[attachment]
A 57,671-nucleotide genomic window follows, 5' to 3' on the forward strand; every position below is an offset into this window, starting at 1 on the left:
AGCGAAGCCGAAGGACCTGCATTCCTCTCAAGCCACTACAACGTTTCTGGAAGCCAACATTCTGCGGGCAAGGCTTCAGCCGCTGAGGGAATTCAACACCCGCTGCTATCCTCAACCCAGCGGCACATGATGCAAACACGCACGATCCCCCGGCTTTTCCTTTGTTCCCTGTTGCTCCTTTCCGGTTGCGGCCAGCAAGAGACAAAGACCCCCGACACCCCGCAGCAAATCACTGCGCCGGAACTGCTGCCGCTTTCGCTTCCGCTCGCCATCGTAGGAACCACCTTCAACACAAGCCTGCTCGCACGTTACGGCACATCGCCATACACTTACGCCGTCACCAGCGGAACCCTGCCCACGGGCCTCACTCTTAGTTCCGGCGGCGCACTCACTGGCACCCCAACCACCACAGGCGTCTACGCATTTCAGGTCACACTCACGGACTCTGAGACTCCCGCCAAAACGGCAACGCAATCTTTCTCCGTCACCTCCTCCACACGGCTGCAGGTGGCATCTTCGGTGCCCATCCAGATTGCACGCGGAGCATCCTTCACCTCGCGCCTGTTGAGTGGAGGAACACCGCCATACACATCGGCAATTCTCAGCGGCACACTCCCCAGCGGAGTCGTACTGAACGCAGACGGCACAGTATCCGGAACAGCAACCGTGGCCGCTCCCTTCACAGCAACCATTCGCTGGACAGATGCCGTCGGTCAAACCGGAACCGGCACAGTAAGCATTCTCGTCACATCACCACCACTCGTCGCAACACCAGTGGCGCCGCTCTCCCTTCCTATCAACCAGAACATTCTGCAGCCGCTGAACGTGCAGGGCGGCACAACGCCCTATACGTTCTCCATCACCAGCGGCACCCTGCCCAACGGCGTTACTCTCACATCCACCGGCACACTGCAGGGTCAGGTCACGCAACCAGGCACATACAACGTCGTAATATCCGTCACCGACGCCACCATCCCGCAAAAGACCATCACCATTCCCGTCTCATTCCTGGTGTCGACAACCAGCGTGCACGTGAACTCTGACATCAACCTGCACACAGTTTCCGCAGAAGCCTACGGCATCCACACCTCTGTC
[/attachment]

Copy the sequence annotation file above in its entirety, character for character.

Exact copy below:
A 57,671-nucleotide genomic window follows, 5' to 3' on the forward strand; every position below is an offset into this window, starting at 1 on the left:
AGCGAAGCCGAAGGACCTGCATTCCTCTCAAGCCACTACAACGTTTCTGGAAGCCAACATTCTGCGGGCAAGGCTTCAGCCGCTGAGGGAATTCAACACCCGCTGCTATCCTCAACCCAGCGGCACATGATGCAAACACGCACGATCCCCCGGCTTTTCCTTTGTTCCCTGTTGCTCCTTTCCGGTTGCGGCCAGCAAGAGACAAAGACCCCCGACACCCCGCAGCAAATCACTGCGCCGGAACTGCTGCCGCTTTCGCTTCCGCTCGCCATCGTAGGAACCACCTTCAACACAAGCCTGCTCGCACGTTACGGCACATCGCCATACACTTACGCCGTCACCAGCGGAACCCTGCCCACGGGCCTCACTCTTAGTTCCGGCGGCGCACTCACTGGCACCCCAACCACCACAGGCGTCTACGCATTTCAGGTCACACTCACGGACTCTGAGACTCCCGCCAAAACGGCAACGCAATCTTTCTCCGTCACCTCCTCCACACGGCTGCAGGTGGCATCTTCGGTGCCCATCCAGATTGCACGCGGAGCATCCTTCACCTCGCGCCTGTTGAGTGGAGGAACACCGCCATACACATCGGCAATTCTCAGCGGCACACTCCCCAGCGGAGTCGTACTGAACGCAGACGGCACAGTATCCGGAACAGCAACCGTGGCCGCTCCCTTCACAGCAACCATTCGCTGGACAGATGCCGTCGGTCAAACCGGAACCGGCACAGTAAGCATTCTCGTCACATCACCACCACTCGTCGCAACACCAGTGGCGCCGCTCTCCCTTCCTATCAACCAGAACATTCTGCAGCCGCTGAACGTGCAGGGCGGCACAACGCCCTATACGTTCTCCATCACCAGCGGCACCCTGCCCAACGGCGTTACTCTCACATCCACCGGCACACTGCAGGGTCAGGTCACGCAACCAGGCACATACAACGTCGTAATATCCGTCACCGACGCCACCATCCCGCAAAAGACCATCACCATTCCCGTCTCATTCCTGGTGTCGACAACCAGCGTGCACGTGAACTCTGACATCAACCTGCACACAGTTTCCGCAGAAGCCTACGGCATCCACACCTCTGTC